This examination of the life and thought of Louis de Bonald (1754-1840), one of the foremost theorists of the French Counterrevolution, challenges the commonly held view that he was a defender of a traditional social order and of a pre-scientific way of thinking. This study shows that Bonald argued on behalf of the idea of the unlimited power of the state over groups and individuals, prefiguring fascism. It demonstrates that his organistic view of society, which he developed in opposition to the Cartesian idea of the subject, placed Bonald within the French social science tradition extending from Saint-Simon to Foucault.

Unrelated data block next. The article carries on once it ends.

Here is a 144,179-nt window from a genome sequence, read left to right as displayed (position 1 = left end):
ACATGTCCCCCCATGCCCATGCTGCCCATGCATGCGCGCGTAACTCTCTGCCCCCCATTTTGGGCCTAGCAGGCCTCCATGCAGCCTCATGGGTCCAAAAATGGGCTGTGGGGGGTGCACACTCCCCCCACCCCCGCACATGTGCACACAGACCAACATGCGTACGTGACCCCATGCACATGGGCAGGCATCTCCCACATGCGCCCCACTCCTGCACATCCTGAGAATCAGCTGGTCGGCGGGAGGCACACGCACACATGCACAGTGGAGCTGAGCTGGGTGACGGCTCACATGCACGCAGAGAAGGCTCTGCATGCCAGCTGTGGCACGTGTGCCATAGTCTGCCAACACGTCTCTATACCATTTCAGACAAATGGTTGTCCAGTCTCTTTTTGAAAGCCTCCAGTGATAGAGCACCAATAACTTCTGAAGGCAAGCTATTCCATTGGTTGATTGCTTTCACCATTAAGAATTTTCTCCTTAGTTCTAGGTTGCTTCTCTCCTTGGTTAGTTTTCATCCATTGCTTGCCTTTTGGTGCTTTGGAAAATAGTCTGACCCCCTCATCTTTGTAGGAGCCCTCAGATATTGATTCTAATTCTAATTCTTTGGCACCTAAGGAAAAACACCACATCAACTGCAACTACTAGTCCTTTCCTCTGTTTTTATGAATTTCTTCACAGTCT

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The Author: David Klinck is an associate professor of History at the University of Windsor. He received his Ph.D. in Modern European History from the University of Wisconsin (Madison). Funding by the Social Science and Humanities Research Council of Canada for research in France on Louis de Bonald has resulted in the appearance of numerous articles in professional journals.
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